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expert reaction to study suggesting a small percentage of leaves on trees in tropical forests may be approaching the maximum temperature for photosynthesis to work

A study published in Nature suggests that tropical forests are approaching critical temperature thresholds.


Dr Chloe Brimicombe, Climate Scientist and Extreme Heat Researcher, University of Graz (Austria), said:

“The study shows that in their model in a handful of cases leaves on trees in tropical regions have already died because of exceeding a ‘leaf thermal comfort threshold’ which they call T critical. And that we’d have to get to almost 4’C warming above average air temperatures before a tipping point where the number of leaves dying means trees themselves die. This suggests in theory tropical forests are quite resilient to climate change.

“This is a simple model and trees and forest dynamics are much more complex than this. In reality, we’ve seen in other studies that heat and drought negatively affects whole ecosystems including a forest and the health of trees. It’s really important as one of our main ways to absorb carbon emissions and a home to some of the most diverse species on earth, we protect tropical forests as part of planetary health.

“This is another nature study in as many weeks that is making claims about temperature related tipping points. But, you no longer need to read a scientific paper to see climate change is happening, it’s frequently visible outside your window. The studies all call for a reduction in climate emissions, policy action and more research.”


Dr Leslie Mabon, Lecturer in Environmental Systems, The Open University, said:

“The results of the study suggest that a very small proportion of leaves are surpassing the threshold at which photosynthesis starts to fail, and that this number may increase in future. Although the proportion of leaves being talked about may seem small at first glance, it is another indication that as climate change intensifies, we risk upsetting the natural environments on which we rely. This is why it is so important that we do everything we can to avoid the uncertainties associated with higher levels of global heating, by reducing the burning of fossil fuels and preventing deforestation. The authors are thus absolutely right to call for ambitious climate change mitigation goals and reduced deforestation.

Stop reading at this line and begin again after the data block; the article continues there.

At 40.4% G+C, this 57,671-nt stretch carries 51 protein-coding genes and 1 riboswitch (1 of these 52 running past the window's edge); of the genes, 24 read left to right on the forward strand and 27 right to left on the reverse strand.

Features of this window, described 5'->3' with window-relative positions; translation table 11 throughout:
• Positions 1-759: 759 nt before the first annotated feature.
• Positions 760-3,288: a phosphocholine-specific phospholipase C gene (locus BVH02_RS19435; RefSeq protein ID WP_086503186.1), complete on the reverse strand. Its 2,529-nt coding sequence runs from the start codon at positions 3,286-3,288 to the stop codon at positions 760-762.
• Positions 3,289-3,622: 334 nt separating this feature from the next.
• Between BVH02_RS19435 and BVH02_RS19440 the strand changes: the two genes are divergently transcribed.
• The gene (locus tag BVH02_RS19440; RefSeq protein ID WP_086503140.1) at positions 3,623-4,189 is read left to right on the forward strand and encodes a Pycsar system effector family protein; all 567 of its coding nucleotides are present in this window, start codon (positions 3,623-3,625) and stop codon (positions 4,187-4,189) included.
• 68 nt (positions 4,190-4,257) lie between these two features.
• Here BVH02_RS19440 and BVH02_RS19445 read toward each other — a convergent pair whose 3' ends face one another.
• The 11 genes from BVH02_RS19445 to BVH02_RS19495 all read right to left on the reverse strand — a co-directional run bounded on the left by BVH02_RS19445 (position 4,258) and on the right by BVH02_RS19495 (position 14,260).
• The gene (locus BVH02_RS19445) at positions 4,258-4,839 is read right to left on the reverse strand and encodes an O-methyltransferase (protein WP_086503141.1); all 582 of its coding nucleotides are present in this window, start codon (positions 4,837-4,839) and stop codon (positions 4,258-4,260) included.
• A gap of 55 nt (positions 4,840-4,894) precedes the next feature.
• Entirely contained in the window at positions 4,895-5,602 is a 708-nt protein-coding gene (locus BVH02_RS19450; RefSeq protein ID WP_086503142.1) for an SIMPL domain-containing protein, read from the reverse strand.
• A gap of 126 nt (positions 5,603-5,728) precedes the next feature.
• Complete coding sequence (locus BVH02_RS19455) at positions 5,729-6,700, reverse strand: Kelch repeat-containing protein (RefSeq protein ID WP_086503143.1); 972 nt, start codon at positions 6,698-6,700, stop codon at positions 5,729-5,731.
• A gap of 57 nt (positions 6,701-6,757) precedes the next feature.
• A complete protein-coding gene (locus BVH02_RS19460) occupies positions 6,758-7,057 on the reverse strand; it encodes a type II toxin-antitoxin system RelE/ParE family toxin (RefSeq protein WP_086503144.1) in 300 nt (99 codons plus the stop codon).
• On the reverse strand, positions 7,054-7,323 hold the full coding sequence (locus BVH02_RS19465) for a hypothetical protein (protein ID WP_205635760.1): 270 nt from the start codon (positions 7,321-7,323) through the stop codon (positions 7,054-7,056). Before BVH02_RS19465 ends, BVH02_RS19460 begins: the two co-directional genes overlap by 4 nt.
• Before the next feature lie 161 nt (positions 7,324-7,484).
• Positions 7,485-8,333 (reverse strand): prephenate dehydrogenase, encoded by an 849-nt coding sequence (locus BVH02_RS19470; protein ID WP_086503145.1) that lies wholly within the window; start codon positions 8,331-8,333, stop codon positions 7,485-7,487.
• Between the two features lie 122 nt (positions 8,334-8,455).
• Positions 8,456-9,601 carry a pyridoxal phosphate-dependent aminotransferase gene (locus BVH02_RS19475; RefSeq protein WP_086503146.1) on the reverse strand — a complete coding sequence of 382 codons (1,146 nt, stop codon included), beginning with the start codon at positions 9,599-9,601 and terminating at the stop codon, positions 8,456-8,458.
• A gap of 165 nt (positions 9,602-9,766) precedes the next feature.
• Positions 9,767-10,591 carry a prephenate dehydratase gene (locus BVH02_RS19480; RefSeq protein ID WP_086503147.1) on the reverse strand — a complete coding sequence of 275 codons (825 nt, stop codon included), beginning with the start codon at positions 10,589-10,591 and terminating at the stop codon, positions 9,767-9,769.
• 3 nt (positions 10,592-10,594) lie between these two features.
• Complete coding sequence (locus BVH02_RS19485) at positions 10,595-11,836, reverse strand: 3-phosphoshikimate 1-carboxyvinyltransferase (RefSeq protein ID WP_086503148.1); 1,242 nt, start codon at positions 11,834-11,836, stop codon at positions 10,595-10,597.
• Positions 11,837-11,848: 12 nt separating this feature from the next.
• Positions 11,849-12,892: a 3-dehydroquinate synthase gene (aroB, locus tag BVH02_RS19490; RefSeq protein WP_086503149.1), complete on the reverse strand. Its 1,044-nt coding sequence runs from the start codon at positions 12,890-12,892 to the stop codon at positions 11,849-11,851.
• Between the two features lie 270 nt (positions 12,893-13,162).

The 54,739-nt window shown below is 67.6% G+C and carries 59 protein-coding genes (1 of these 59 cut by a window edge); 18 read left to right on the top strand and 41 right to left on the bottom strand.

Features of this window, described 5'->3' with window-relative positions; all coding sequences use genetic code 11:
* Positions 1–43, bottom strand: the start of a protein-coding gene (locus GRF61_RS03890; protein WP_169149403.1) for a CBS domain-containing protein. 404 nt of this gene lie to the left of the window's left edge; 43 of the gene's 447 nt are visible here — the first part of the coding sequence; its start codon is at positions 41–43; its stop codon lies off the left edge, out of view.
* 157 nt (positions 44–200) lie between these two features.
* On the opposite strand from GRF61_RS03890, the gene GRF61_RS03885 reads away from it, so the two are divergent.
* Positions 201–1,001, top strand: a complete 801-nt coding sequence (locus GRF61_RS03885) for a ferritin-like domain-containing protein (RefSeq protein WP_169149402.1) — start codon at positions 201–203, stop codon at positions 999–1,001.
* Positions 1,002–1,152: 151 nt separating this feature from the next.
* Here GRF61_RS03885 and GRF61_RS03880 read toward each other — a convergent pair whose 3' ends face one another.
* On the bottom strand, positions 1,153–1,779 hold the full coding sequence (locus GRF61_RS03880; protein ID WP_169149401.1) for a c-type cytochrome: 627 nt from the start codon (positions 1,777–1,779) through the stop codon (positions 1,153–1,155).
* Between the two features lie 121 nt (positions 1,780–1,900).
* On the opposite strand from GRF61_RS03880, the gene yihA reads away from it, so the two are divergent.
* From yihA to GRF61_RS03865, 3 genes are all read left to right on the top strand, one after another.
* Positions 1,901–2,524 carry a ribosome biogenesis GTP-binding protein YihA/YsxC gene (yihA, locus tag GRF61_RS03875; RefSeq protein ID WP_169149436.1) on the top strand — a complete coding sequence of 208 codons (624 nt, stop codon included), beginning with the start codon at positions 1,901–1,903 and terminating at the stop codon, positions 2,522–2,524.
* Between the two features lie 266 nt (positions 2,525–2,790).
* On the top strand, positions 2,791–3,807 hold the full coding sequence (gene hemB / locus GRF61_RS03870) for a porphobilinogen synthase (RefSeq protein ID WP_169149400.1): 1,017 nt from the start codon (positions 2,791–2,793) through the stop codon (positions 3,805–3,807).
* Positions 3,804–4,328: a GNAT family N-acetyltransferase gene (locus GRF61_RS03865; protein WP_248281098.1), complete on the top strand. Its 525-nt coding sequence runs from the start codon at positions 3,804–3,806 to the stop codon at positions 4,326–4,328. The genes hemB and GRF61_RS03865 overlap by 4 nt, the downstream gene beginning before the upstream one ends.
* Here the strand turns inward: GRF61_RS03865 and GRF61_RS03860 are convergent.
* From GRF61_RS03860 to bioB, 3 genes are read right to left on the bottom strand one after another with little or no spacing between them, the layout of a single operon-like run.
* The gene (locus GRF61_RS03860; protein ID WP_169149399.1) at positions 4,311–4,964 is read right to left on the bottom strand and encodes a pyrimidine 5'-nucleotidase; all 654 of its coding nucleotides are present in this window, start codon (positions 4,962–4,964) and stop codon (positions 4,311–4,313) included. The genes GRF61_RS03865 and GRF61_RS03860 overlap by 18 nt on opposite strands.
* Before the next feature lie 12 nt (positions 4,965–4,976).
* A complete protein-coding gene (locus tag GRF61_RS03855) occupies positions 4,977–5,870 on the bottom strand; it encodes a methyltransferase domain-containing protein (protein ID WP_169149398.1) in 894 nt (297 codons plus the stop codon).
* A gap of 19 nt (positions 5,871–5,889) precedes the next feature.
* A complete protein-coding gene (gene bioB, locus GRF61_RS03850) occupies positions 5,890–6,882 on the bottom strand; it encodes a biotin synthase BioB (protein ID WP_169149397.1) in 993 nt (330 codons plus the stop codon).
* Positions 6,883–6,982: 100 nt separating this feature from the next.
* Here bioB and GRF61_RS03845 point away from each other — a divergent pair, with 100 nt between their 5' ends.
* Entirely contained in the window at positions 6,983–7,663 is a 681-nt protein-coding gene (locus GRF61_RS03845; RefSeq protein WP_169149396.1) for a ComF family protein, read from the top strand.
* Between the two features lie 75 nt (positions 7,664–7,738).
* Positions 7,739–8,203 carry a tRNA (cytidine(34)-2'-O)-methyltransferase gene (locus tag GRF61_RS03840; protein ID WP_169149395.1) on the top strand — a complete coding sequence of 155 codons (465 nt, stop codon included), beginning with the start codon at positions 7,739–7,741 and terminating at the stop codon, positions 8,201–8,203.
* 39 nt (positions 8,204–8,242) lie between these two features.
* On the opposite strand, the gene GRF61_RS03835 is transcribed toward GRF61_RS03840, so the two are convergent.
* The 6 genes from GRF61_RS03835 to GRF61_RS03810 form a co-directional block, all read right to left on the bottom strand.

“The study is also a reminder that there are limits to the extent to which we can rely on nature alone to prevent the worst extremes of climate change. It is true that trees and other kinds of vegetation can soak up emissions and provide cooling. However, the study illustrates that without concerted action by humans to reduce emissions and limit global heating at the same time as protecting and enhancing nature, some functions of nature may start to break down at higher temperatures.”


Dr Kevin Collins, Senior Lecturer Environment & Systems, The Open University, said:

What does this paper tell us and what is the significance?

“The press release indicates that vital environmental processes like photosynthesis are degraded and at risk from increased temperatures.  Almost all life – including humans – is dependent on photosynthesis for food either directly or indirectly.  For humans, a reduction in photosynthesis could lead to reduced harvests, especially in warmer climates. Tropical forests are also key climate regulators of regional and global climate and any stress on them adds to the effects of climate change.

“However, it is important to remember that while this science is important to help us understand changes in biological processes, there are more immediate concerns about tropical forests. Clearances and deforestation for agriculture, wildfires and droughts pose a greater short to medium-term risk to tropical forests rather than elevated leaf temperatures under a worse-case climate change scenario which is expected to be some decades away.”

Anything else you think it’s important to point out/consider?

“Photosynthesis also occurs on a global scale in algae in ocean environments.  If warmer seas degrade algal photosynthesis in similar ways to that found in tropical forests, then marine environments and ecosystems would be very significantly affected.  This would also have a direct impact on human food systems and nutrition.”

It seems like it is very unlikely that further leaves would tip above the threshold presented in the study, or at least only under RCP 8.5, which means around 4°C of warming, which is far above current projections of warming of around 2.4°C. Is that the case?

“The press release does suggest that the tipping point for further leaves is some way off in the future.”


(Not a third-party comment as Professor Yadvinder Malhi is one of the co-authors of the study)

Prof Yadvinder Malhi, Professor of Ecosystem Science, University of Oxford, said:

“Breaching the thresholds for thermal viability of the tropical forest biomes, home to most of the planet’s biodiversity, could be considered a major tipping point for the Earth’s biosphere.”

“By looking at how leaf temperatures vary within and across forest canopies, this study offers novel new insights that this threshold is closer than we thought, but also that it is entirely within our collective means to navigate away from this dangerous threshold.”



Tropical forests are approaching critical temperature thresholds’ by Christopher E. Doughty et al. was published in Nature at 16:00 UK Time Wednesday 23 August 2023.

DOI: 10.1038/s41586-023-06391-z



Declared interests

Dr Chloe Brimicombe: “I have no competing interests to declare.”

Prof Yadvinder Malhi: “One of the co-authors of the study.”

Dr Leslie Mabon: “No conflicts of interest.”

Dr Kevin Collins: “No conflicts of interest.”



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